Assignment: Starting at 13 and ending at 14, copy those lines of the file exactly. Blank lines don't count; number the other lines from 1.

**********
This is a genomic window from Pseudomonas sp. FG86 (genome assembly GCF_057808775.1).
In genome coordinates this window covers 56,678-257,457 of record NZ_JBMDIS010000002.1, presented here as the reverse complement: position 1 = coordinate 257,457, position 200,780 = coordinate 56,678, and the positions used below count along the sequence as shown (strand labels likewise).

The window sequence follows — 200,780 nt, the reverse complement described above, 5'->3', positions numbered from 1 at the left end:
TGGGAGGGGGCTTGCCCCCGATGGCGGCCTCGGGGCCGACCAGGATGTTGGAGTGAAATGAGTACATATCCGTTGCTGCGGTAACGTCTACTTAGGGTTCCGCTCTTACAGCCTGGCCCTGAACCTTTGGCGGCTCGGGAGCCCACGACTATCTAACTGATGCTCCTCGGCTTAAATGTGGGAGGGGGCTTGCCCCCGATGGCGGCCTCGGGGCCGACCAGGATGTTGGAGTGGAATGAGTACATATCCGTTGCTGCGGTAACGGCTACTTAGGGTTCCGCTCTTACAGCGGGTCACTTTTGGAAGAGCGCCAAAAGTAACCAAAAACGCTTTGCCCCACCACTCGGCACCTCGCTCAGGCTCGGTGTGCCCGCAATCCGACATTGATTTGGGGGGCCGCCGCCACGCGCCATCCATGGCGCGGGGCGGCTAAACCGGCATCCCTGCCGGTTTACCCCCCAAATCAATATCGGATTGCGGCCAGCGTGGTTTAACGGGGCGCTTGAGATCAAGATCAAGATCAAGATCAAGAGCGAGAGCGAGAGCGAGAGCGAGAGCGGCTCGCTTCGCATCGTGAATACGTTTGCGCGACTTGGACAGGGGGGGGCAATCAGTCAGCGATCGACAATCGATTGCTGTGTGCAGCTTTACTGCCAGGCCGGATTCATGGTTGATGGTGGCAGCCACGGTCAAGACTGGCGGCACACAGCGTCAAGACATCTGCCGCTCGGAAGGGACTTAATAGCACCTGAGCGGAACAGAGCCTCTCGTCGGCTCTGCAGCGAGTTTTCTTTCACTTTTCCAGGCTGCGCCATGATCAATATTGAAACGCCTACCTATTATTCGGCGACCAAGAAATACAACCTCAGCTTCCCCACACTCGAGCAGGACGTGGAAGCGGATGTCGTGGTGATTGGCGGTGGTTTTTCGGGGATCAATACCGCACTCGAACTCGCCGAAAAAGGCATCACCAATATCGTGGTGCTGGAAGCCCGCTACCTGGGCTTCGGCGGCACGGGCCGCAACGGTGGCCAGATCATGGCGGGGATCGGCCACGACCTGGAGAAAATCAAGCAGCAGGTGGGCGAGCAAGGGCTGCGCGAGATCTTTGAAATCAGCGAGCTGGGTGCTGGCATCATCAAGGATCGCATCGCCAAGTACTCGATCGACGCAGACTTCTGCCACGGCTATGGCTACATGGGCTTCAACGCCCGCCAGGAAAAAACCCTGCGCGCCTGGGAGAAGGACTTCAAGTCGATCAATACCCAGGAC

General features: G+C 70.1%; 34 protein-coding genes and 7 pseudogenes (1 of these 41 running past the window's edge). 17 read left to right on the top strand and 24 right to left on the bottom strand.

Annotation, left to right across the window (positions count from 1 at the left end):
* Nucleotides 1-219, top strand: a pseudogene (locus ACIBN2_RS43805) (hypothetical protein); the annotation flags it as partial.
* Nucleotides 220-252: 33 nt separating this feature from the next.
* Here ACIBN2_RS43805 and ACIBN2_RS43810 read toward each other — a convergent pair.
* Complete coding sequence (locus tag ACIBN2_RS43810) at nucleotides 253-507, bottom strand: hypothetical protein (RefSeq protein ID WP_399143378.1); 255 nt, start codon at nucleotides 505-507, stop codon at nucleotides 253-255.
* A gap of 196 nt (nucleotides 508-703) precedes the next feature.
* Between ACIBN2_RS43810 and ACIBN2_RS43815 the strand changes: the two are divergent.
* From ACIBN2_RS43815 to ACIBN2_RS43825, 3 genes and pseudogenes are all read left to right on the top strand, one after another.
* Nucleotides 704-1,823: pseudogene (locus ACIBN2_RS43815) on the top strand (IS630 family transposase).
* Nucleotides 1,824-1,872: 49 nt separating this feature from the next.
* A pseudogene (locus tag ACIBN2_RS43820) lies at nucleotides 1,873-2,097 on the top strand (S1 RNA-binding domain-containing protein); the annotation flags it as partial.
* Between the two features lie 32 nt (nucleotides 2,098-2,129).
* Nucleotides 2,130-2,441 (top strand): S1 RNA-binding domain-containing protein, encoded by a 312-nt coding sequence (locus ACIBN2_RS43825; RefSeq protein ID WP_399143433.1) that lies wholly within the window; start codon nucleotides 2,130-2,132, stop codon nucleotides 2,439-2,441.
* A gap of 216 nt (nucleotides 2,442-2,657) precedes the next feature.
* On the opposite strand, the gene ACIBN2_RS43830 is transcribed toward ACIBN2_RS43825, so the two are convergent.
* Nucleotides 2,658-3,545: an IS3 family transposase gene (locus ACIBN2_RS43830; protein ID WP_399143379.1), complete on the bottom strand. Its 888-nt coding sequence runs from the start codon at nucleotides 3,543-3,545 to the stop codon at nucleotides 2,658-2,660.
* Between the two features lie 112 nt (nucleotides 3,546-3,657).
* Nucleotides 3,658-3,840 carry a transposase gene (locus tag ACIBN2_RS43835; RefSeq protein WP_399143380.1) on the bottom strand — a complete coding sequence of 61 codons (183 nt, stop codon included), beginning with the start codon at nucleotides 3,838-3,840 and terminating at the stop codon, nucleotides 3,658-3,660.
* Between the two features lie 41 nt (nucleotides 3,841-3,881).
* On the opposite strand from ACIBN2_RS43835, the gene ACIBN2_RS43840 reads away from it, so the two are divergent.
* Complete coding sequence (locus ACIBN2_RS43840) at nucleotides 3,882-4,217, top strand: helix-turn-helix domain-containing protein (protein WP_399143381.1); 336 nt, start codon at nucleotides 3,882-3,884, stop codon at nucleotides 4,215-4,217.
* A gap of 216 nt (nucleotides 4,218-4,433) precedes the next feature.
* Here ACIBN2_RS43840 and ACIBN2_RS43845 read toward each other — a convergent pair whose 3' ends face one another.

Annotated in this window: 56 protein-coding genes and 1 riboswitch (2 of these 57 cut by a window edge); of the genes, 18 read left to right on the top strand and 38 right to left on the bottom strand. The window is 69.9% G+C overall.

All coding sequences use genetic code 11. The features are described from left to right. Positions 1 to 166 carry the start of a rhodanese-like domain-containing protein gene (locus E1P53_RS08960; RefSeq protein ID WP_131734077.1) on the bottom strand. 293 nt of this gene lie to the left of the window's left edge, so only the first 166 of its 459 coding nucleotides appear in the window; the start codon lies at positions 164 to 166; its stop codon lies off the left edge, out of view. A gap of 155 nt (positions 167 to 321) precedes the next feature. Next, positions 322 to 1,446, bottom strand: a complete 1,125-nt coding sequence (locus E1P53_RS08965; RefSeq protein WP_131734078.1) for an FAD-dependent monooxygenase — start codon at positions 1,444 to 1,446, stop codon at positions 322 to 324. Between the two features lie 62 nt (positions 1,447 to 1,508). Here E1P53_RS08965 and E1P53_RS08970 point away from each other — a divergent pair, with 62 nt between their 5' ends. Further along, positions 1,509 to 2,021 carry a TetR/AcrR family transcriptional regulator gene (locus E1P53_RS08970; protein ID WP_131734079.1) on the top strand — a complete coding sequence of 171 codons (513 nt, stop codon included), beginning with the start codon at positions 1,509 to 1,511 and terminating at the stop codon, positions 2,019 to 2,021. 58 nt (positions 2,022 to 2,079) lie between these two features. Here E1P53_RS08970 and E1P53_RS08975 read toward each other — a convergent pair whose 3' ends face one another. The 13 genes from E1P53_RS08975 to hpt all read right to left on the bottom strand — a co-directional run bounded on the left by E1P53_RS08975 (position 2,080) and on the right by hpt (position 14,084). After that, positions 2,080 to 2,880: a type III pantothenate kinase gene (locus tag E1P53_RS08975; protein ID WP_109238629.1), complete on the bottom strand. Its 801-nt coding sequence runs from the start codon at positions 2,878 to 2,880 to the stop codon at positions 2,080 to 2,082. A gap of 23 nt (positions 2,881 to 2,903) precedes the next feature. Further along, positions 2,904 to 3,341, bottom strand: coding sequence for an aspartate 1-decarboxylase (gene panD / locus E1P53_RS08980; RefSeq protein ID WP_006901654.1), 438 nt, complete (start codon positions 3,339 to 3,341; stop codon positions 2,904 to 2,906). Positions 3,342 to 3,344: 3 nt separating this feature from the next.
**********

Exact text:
* From ACIBN2_RS43815 to ACIBN2_RS43825, 3 genes and pseudogenes are all read left to right on the top strand, one after another.
* Nucleotides 704-1,823: pseudogene (locus ACIBN2_RS43815) on the top strand (IS630 family transposase).